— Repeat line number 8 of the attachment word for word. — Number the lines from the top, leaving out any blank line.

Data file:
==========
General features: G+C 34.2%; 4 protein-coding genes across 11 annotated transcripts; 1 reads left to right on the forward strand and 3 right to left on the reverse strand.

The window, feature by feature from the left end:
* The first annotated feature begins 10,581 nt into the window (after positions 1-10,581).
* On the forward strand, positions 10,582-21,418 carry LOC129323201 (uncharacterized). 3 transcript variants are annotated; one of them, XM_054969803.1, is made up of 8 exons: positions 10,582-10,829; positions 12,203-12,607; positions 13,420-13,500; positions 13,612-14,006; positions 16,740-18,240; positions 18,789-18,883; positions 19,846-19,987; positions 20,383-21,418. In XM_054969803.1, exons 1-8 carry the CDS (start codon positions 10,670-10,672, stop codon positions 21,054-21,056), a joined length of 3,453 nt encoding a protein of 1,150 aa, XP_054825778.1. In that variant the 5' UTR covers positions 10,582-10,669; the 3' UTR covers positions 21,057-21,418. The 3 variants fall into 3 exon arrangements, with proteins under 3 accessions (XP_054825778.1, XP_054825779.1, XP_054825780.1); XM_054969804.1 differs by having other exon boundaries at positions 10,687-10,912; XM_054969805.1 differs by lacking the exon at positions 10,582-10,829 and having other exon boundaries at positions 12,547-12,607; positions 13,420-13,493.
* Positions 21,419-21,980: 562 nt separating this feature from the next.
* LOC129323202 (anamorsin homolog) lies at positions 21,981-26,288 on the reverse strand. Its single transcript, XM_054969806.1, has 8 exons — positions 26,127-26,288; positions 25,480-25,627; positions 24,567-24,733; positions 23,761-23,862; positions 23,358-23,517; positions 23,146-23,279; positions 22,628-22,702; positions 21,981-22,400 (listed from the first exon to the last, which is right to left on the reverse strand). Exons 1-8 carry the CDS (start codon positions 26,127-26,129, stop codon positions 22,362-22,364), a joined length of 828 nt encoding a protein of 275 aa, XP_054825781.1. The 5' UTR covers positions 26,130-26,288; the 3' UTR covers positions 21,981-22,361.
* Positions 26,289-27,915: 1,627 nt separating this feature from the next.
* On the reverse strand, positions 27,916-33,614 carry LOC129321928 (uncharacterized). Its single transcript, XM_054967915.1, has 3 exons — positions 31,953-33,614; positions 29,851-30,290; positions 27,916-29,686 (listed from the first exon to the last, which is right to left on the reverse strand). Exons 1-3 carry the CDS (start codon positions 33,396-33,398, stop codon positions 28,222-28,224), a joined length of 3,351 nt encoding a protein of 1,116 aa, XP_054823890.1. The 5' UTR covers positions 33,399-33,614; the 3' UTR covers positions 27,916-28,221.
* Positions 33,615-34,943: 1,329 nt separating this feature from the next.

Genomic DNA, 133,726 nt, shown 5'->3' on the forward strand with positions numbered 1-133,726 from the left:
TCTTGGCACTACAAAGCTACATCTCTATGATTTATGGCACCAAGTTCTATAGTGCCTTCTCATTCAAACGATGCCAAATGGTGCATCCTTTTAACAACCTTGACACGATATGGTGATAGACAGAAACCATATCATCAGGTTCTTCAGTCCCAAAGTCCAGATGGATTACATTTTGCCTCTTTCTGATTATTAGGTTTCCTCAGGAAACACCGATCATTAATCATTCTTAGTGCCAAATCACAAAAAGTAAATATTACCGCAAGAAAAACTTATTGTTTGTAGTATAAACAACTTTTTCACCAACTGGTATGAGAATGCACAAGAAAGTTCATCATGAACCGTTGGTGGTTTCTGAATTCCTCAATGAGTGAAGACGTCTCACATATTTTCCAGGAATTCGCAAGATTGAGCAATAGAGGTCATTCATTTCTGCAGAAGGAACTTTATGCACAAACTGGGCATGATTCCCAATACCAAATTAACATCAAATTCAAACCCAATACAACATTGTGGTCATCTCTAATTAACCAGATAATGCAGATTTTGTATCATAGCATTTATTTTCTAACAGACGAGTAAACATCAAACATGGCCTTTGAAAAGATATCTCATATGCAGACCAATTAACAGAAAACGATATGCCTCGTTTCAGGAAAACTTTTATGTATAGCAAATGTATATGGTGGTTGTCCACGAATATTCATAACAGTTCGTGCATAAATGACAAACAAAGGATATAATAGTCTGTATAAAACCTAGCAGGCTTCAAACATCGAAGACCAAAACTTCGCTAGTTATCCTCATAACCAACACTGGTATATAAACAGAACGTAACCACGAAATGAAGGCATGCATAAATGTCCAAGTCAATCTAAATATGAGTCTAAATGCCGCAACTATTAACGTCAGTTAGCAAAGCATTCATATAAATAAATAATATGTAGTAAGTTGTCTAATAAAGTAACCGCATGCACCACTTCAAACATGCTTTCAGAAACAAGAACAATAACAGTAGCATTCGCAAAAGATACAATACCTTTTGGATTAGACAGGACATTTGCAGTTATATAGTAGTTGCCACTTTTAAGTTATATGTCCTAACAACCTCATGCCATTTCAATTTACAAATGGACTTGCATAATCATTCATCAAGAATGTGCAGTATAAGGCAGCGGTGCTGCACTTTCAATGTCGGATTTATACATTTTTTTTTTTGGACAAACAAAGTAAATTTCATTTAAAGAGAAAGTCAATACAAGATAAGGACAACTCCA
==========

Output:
* On the reverse strand, positions 27,916-33,614 carry LOC129321928 (uncharacterized). Its single transcript, XM_054967915.1, has 3 exons — positions 31,953-33,614; positions 29,851-30,290; positions 27,916-29,686 (listed from the first exon to the last, which is right to left on the reverse strand). Exons 1-3 carry the CDS (start codon positions 33,396-33,398, stop codon positions 28,222-28,224), a joined length of 3,351 nt encoding a protein of 1,116 aa, XP_054823890.1. The 5' UTR covers positions 33,399-33,614; the 3' UTR covers positions 27,916-28,221.